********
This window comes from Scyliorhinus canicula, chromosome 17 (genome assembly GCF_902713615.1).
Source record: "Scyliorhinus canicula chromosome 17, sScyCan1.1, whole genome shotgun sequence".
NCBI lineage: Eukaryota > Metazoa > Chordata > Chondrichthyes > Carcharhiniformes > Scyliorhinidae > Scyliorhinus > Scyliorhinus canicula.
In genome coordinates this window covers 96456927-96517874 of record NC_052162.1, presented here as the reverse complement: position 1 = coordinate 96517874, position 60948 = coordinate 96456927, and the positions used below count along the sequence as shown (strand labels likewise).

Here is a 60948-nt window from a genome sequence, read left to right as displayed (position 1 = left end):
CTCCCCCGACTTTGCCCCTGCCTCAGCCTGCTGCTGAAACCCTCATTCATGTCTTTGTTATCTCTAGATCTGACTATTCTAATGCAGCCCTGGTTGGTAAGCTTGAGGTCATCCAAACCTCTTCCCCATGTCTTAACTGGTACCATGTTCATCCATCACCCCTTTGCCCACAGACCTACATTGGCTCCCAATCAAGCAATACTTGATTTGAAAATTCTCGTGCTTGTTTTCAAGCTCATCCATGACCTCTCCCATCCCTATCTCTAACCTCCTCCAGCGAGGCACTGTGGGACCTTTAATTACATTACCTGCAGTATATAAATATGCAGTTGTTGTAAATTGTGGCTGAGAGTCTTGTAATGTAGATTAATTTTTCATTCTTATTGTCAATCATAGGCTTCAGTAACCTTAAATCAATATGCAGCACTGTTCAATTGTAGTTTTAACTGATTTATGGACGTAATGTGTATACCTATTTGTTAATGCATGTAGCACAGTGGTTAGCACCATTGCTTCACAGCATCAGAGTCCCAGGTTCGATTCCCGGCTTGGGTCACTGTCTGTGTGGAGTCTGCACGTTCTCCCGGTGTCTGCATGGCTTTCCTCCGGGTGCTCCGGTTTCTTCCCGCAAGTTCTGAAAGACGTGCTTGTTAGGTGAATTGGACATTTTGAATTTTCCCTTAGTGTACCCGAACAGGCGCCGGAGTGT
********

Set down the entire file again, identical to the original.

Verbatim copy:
This window comes from Scyliorhinus canicula, chromosome 17 (genome assembly GCF_902713615.1).
Source record: "Scyliorhinus canicula chromosome 17, sScyCan1.1, whole genome shotgun sequence".
NCBI lineage: Eukaryota > Metazoa > Chordata > Chondrichthyes > Carcharhiniformes > Scyliorhinidae > Scyliorhinus > Scyliorhinus canicula.
In genome coordinates this window covers 96456927-96517874 of record NC_052162.1, presented here as the reverse complement: position 1 = coordinate 96517874, position 60948 = coordinate 96456927, and the positions used below count along the sequence as shown (strand labels likewise).

Here is a 60948-nt window from a genome sequence, read left to right as displayed (position 1 = left end):
CTCCCCCGACTTTGCCCCTGCCTCAGCCTGCTGCTGAAACCCTCATTCATGTCTTTGTTATCTCTAGATCTGACTATTCTAATGCAGCCCTGGTTGGTAAGCTTGAGGTCATCCAAACCTCTTCCCCATGTCTTAACTGGTACCATGTTCATCCATCACCCCTTTGCCCACAGACCTACATTGGCTCCCAATCAAGCAATACTTGATTTGAAAATTCTCGTGCTTGTTTTCAAGCTCATCCATGACCTCTCCCATCCCTATCTCTAACCTCCTCCAGCGAGGCACTGTGGGACCTTTAATTACATTACCTGCAGTATATAAATATGCAGTTGTTGTAAATTGTGGCTGAGAGTCTTGTAATGTAGATTAATTTTTCATTCTTATTGTCAATCATAGGCTTCAGTAACCTTAAATCAATATGCAGCACTGTTCAATTGTAGTTTTAACTGATTTATGGACGTAATGTGTATACCTATTTGTTAATGCATGTAGCACAGTGGTTAGCACCATTGCTTCACAGCATCAGAGTCCCAGGTTCGATTCCCGGCTTGGGTCACTGTCTGTGTGGAGTCTGCACGTTCTCCCGGTGTCTGCATGGCTTTCCTCCGGGTGCTCCGGTTTCTTCCCGCAAGTTCTGAAAGACGTGCTTGTTAGGTGAATTGGACATTTTGAATTTTCCCTTAGTGTACCCGAACAGGCGCCGGAGTGT